Electromagnetic Radiation Properties and Laws

In the previous article, we have defined what is remote sensing and what are various constituents or stages of remote sensing. In this article, you are going to learn what is electromagnetic radiation and its importance. You will also understanding electromagnetic radiation properties and different laws that characterize electromagnetic radiation.

Electromagnetic radiation is one of the most important component of remote sensing without which remote sensing is very much difficult.

What is Electromagnetic Radiation?

Electromagnetic radiation can be defined as a form of energy produced by electric and magnetic fields which are moving in mutually perpendicular direction. The electric and magnetic fields are created by a source of energy.

Electric field travels in a direction perpendicular to the direction of travel and changes its magnitude. Magnetic field also travels in perpendicular to the direction of travel and electric field. Irrespective of intensity of source, magnetic and electric fields magnitude, electromagnetic energy propagates at velocity of light.

What are characteristics of Electromagnetic Radiation?

All electromagnetic energy travels in the form of electromagnetic waves. Following are 2 most importance characteristics of electromagnetic radiation.

  • Wavelength:

The length of one complete wave measured in the electromagnetic radiation is called wavelength. It can be defined as distance from one wave crest to another (or) distance measured from one wave trough to another.

Wavelength is measured in units of length. In case of electromagnetic radiation it is represented using mm, micrometers, meters etc.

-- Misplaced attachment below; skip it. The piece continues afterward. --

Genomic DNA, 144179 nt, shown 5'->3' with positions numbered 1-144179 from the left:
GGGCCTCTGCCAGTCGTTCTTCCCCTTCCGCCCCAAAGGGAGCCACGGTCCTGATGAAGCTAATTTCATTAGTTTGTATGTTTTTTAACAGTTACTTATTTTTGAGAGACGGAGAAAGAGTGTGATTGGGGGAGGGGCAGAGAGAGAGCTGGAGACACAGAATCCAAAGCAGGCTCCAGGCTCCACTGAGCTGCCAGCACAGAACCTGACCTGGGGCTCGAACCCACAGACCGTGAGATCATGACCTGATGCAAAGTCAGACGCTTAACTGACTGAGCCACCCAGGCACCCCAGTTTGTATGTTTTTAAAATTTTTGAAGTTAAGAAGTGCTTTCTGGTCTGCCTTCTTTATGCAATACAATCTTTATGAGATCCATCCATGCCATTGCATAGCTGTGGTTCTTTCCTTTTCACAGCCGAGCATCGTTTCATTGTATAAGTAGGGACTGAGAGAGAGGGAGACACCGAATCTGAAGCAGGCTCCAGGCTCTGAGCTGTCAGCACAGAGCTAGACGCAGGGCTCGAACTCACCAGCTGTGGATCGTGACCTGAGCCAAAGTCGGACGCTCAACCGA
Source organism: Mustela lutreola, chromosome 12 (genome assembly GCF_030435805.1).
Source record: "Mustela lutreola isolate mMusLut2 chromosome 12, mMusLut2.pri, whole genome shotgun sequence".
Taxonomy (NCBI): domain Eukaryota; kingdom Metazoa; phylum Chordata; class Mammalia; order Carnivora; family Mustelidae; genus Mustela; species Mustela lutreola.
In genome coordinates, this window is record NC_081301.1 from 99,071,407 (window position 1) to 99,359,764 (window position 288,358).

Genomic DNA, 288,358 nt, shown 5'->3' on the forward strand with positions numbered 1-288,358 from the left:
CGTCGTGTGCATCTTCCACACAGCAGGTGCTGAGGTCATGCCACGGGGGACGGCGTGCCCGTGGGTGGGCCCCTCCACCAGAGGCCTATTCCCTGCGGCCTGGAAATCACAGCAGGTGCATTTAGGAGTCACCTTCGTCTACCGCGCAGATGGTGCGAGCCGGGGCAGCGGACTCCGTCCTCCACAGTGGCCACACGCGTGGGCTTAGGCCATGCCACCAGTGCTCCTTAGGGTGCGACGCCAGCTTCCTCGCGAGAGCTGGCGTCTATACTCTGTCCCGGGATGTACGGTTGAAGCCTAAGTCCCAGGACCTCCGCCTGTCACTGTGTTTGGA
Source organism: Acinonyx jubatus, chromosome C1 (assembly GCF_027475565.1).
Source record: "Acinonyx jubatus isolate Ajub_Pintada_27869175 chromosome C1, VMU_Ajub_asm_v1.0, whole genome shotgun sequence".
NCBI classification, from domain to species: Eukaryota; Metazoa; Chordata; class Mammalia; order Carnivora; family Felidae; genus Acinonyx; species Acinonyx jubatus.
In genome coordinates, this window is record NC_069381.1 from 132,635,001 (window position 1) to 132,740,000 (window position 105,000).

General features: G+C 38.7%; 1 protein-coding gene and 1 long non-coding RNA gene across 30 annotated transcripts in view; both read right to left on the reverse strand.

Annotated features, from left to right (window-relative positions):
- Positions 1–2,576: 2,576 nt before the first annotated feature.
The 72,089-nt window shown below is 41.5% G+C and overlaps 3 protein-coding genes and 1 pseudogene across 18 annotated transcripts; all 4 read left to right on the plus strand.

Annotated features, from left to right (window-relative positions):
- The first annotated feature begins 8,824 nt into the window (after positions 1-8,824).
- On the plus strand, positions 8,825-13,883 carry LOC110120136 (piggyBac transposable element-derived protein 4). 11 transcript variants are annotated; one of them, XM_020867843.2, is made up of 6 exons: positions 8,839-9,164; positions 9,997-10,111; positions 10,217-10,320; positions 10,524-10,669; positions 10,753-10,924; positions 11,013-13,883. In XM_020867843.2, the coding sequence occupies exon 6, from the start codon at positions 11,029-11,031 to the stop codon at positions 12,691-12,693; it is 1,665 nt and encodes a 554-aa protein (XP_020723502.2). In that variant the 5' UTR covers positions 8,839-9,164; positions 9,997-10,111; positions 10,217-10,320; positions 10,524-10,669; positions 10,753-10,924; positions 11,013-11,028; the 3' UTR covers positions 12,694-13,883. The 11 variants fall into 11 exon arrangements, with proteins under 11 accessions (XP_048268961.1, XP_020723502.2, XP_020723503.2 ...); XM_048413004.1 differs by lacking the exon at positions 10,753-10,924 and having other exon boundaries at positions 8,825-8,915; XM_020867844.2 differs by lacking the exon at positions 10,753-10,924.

Greek Letter Lambda (λ) is used for representing wavelength.

  • Frequency:

Frequency can be defined as number waves passing a fixed point in space. As electromagnetic radiations propagates at fixed velocity of light, higher the wavelength lesser the frequency. Wavelength is measured using hertz or cycles per second.

Based on frequency and wavelength electromagnetic energy is divided into several categories i.e., visible energy, infra red, microwaves etc.

Different Laws followed By Electromagnetic Radiation:

Wavelength and electromagnetic radiation can be related using the following law.

C = νλ

where, C = velocity of light (300,000,000 m) and

ν = frequency of electromagnetic radiation measured in cycles per second

λ = Wavelength measured in m

Planks Law:

According to planks theory, All energy travels in the form of quanta. The magnitude of energy carried by a quantum is directly proportional to the frequency.

Planks theory can be shown with following equation.

E = hν

where, E = energy of a quantum

h = planks constant

ν = frequency

Planks can be related to wave theory with the below equation.

E = hc/λ

Stephan Boltzman Law:

This law explains black body radiation. All objects on earth surface having above absolute zero temperature emits radiation. The amount of radiation released from such bodies is a function of 4th power of their temperature.

Stephen Boltzman law is expressed using following equation:

M = σT4

Where, M = Radiant exitance,

T =temperature of object in Kelvin and

σ  = Stephen boltzman constant = 5.6697 X 10 -8 Wm2K-4

Wiens Displacement Law:

The radiation from an object varies as per stephen boltzman law. With increase in temperature of an object, the radiation increases. However, the energy is distributed over a wavelength. The wave length at which maximum radiation is emitted by a black body object is given by Wiens displacement law.

According to wien’s displacement law, the maximum wavelength at which a blackbody releases its wavelength shifts to lesser wavelength with increase in temperature of the object.

The relation between maximum wavelength and black body temperature can be represented with the following equation.

λm = A/T

Where, λm = Wavelength

A = Constant =2898 µmK

T = Temperature of black body in Kelvins.

References:

https://www.nrcan.gc.ca/sites/www.nrcan.gc.ca/files/earthsciences/pdf/resource/tutor/fundam/pdf/fundamentals_e.pdf

https://www.grss-ieee.org/wp-content/uploads/2014/07/EN_TUTORIAL_COMPLETO.pdf

http://giswin.geo.tsukuba.ac.jp/sis/tutorial/koko/remotesensing/FundamentalRemoteSensing.pdf

https://learningweather.psu.edu/node/18 (suggested)

https://nptel.ac.in/courses/105108077/2

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